I could hear men, mostly my men, murmuring outside, handling whatever needed to be sorted out from the aftermath of the battle. If I had ever been a control freak before all this, then the end of the world, and commanding my own irregular soldiers and other people, only made me be one at least a bit more than that.

You can’t stop thinking about things that might be handled wrong, mentally checking for things that might need your attention, or that could even run into total mischief without you.

“Well, we did great today. Interesting day,” I said, as I stood up and poured him another half shot of vodka. “I have to quickly check in on some things, and then we defintely have to talk some more.”

“Yes, interesting. Definitely,” and so forth, said the stranger, giving his attention to his shot glass.

Outside, on the streets of our home base, sentries were on regular duty, besides the other fighting men who had just come in from the combat. A friend raised a handheld optic towards me, to check my expressions and gestures. I opened my mouth and my eyes wide, flashing him the “blep” facial expression, and he started to drop the optic before he could even get it up to his eyes, and started smiling. Then I kept walking.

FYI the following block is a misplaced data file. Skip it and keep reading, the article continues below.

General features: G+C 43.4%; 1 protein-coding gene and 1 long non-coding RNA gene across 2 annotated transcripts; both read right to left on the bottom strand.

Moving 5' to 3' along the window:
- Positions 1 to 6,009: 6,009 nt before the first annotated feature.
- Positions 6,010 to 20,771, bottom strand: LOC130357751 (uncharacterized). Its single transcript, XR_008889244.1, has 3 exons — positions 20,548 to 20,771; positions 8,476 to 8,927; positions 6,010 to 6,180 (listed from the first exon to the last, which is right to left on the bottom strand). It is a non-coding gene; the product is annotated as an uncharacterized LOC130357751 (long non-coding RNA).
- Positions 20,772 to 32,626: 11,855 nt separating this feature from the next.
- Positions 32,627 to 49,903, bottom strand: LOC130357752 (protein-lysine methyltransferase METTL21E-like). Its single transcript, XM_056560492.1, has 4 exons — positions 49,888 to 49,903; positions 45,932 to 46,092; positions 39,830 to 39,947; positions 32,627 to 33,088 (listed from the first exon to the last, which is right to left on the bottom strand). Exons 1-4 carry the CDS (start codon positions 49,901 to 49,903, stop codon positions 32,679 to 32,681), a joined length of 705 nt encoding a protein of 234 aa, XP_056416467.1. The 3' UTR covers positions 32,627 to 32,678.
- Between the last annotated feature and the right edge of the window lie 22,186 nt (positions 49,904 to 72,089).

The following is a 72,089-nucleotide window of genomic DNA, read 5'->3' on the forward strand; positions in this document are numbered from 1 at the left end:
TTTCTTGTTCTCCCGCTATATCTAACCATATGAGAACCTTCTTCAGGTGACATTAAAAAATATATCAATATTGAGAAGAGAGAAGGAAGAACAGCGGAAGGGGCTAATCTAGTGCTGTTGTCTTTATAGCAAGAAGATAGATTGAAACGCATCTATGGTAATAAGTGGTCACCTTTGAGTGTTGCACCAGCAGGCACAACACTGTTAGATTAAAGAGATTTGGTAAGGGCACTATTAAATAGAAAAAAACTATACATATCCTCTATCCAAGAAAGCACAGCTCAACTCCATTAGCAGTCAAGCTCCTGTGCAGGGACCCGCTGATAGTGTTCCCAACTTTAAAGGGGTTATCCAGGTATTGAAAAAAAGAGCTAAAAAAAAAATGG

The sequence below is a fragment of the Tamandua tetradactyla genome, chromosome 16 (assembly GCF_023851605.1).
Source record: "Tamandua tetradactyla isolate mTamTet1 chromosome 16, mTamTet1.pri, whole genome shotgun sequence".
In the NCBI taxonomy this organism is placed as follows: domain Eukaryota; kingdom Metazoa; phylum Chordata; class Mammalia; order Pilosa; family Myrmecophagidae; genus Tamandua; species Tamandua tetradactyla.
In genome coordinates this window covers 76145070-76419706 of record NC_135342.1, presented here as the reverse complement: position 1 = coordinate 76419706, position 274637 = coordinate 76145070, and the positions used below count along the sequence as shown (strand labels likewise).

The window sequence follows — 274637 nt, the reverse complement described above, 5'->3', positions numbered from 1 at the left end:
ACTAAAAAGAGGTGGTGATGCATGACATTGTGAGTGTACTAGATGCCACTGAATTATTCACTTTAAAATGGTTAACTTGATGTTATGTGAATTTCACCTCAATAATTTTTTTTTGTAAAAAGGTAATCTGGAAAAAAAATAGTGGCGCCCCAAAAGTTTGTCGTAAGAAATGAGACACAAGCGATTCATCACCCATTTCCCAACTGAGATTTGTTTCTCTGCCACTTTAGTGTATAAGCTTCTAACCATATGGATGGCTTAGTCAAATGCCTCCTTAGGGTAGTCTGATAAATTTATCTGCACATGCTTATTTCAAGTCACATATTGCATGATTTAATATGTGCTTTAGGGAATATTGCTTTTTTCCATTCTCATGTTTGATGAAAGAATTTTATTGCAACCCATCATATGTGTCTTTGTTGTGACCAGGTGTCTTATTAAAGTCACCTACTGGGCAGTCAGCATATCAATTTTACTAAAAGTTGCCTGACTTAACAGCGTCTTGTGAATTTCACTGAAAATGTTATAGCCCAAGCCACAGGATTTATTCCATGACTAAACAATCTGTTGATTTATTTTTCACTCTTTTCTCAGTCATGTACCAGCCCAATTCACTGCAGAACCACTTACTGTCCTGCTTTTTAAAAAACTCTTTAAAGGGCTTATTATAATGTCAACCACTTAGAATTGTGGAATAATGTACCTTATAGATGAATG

That had become an in-joke with all of us. Once, when were in a battle, we spotted through our optics a badguy who just stepped out onto the street, and didn’t see us. He thought that things had turned in favor of his side (they had not), and flashed the “blep.” We shot him no more than two or three seconds after that. Since then, we adopted the blep as our own signal meaning victory.

I crossed the street and headed towards another building where the room was where souvenirs, loot, and other necessary things ordinarily were accounted for, tallied, or straightened out. Towards there, the security got a little heavier, and the strangers got a little thinner.